country produce. See ad. on last page.
Will Electrify Part of Virginian Kail
Pittsburg, Pa., May 1. —Electrifica-
tion of the Virginian Railway be
tween Roanoke. Virginia and Mullins
West Virginia, a distance of 215 lili es
was announced litre today by the
Westinghouse Electric and Manufac
turing Company, which lias been
awarded the contract at $15,900,000.
American Vessels for the Present at
Least, Will Not Sell Liquor Aboard
(By the Associated Pwm.l
Washington, May 1. —Definite indi
cations worn given liy Chairman Lask
er, of the shipping board, after a cun
ferenee today with President Harding,
that government owned ships would
ltd kept “bone dry’’ for some time at
least, although under yesterday's Su
preme Court decision they could legnl
ly darry and serve liquor in the high
Mr. Lasker discussed with the Pres
ident for nearly an hour the situation
arising from the decision. Later, the
President took the same matter up
with hfs cabinet, and - was consider
ted likely that a definite statement of
: the administration’* course would be
forthcoming' before night.
TO GET 125 CUM
The Spy Will Visit Different
Business Houses Daily.—
Fayssoux Astounds All
With a Blindfold Drive.
Report of Activities of Un
known Yesterday Supplied
by Grapevine Wireless.—
Great Interest Manifested.
Tlie mysterious Fayssoux-Tribuna
spy. who will bring ids discovered $25
in cash, today made liis appearance in
Concord, and began visiting various
places of business, according to "grape
vine wireless’ information furnished
The Tribune. He made a number of
piireluises in different stores during
Hie day and visited and inspected oth
The person who finds the spy while
holding a copy of tlie current issue of
The Tribune and having a reserved
seat ticket to the Fayssoux canvas
tiieatre will lie awarded $25 in cash.
Tile finder must say "Fayssoux's
Spy," with the blank properly filled
A schedule of visits which Hie spy
will make tomorrow is published in an
adjoining column of this paper. The
time mentioned is only approximate,
and the spy's appearance at tlie places
mentioned may vary a few minute*
cither before or after the hours nam
Concord Monday afternoon had her
first experience with a blindfolded
man driving an automobile through
her business section. Fayssoux. the
hypnotist, pulled Ihe stunt, and he
got away with it without a hitch of
Accompanied by G. Ed. Kestler, AV.
O. Allen and J. B. Yandle the hypno
tist while tightly blindfolded, drove a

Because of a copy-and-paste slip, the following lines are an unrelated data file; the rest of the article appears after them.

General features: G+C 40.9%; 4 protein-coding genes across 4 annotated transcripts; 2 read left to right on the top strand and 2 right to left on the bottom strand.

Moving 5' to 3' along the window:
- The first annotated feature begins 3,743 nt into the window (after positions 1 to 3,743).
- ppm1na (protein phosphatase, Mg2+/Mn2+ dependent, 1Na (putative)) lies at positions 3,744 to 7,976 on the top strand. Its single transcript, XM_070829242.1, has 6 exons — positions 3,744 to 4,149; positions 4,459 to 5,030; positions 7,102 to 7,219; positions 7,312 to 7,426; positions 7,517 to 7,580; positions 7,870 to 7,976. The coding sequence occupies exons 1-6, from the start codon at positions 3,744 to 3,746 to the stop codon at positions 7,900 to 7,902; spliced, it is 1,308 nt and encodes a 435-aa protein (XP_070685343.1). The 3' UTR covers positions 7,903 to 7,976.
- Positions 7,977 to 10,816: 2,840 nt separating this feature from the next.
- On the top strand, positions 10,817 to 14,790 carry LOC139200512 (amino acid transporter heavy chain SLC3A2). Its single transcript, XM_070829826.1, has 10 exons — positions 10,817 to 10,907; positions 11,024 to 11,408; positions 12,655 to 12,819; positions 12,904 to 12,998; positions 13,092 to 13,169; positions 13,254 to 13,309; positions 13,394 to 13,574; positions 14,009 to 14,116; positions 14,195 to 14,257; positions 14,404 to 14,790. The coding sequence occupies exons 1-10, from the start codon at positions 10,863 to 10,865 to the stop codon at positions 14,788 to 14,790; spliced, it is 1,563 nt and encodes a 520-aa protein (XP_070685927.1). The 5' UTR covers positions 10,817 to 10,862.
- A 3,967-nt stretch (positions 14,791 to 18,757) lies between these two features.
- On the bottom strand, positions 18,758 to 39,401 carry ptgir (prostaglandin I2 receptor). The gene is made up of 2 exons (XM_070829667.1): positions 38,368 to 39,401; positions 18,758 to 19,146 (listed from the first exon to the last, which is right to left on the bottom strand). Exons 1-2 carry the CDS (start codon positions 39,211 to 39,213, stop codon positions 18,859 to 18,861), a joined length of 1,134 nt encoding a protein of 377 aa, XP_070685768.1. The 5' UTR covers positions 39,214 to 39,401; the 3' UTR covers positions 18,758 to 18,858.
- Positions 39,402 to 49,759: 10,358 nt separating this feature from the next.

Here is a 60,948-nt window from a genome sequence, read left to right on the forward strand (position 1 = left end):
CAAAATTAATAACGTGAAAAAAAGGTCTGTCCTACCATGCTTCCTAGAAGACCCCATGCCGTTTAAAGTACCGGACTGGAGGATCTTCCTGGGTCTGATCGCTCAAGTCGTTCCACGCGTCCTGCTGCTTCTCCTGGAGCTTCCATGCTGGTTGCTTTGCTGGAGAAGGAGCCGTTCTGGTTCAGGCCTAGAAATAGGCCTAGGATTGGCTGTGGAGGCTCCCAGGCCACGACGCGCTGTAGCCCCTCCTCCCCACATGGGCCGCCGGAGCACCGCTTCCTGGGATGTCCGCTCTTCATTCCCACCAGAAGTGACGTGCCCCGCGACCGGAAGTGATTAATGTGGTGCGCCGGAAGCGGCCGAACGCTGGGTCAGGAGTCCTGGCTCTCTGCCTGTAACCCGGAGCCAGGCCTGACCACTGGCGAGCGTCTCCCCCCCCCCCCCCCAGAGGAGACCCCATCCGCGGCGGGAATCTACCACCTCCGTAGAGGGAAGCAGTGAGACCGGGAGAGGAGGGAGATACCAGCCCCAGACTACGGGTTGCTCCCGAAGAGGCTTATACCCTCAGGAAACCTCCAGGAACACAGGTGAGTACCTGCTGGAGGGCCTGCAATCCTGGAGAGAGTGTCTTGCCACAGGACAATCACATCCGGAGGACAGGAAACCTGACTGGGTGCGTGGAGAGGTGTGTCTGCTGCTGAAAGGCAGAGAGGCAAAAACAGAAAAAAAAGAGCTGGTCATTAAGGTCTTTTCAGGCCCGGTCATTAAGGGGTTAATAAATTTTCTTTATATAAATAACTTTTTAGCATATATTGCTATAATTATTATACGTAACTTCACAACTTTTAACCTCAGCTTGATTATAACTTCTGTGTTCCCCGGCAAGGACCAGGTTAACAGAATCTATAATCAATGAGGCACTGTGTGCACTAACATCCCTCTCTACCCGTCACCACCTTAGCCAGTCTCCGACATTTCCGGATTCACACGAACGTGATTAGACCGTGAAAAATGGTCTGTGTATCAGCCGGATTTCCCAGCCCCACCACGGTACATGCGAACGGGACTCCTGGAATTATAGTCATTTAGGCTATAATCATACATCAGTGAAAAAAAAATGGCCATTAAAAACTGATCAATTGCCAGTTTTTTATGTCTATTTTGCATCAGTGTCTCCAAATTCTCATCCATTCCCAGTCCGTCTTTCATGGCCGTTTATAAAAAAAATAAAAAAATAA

Ford from liis tent in the rear of The
Tribune office up Bat-brick street to
Union, up Union to the St. Cloud Ho
tel. tiaek down Union to the post?dice
and then lyirk up Union as far as the
1 Fityssotrx threaded through, the traf
fic with as mutch ease as the average
driver. When cars stopped liis pas
sage he put on the brakes and gave
the slop signal with liis hand as quick
ily ns could anyone. He negotiated tlie
corners without the least hesitation and
turned his ear around twice without
any trouble either to himself or other
drivers. Just as he reached the in
tersection of Means and Union streets,
two wagons canV‘ suddenly fyoni
Means and Barhrick streets, almost
catching liis car between them-. .With
out a moment’s delay he lmd his car
at a standstill, and lie stood there un
til tlie wagons moved on.
v At the St. Cloud Hotel Fayssoux lo
cated a post office key which had I men
placed there unknown to him by some
of tin' men who made up the ride with
him. He took the key to tlie postof
fice, went immediately to tlie box
which it unlocks, secured the letter
which his companions had placed there
and carried it to the Ritchie Hardware
Company, to which company it was
addressed. His blindfold was not re
moved until he delivered the letter.
- The demonstration of the hypnotist's
ability was a revelation to many who
witnessed liis performance.
Mayfair Losing Its Prestige.
London, May I.—Mayfair, according
to sonic who profess to know, is be
ginning to lose its fashionable pre
eminence. The change is attributed lo
present-day condit.ons, particularly
the high cost of living. The mansions
of Mayfair are so large and their up
j keep so expensive that their owners
can no longer afford to live in them,
i Most Londoners are probably
ignorant of the derivation of the name
Mayfair. It. dates back to the seven
teenth century, when the section was
the scene of tin annual “May fair.”
The fair was done away with in noB,
but was subsequently revived, being
held on the same site until its aboli
tion in 1764.
Baptising at West Concord Baptist
Kerr .Street Baptist Church will bap
tise at West Concord Baptist Church
Wednesday night at 7:30. We have
fifteen tp baptise. There were 24 ad
ditions tii the eliuroli during tlie meet
ing just closed. I’ASTOIt.
With respect to the sale of liquor
on Ameriein government owned ships,
it .was iKiinted out that no facilities
now exist for supplying liquor to
such ships on this side, under the
court's ruling. Otiicials also question
ed whether it would he expedient to
resume (he sale of liquoy on such ships
in the face of an almost eertain at
tempt in Congress to forbid it.
Another factor is . understood to lie
the view of the President that govern
ment owned ships are in the Intent of
Congress American territory, and as
sucli are amenable to the provisions of
the prohibition laws, even though the
Supreme Court has held to the con
trary. . , -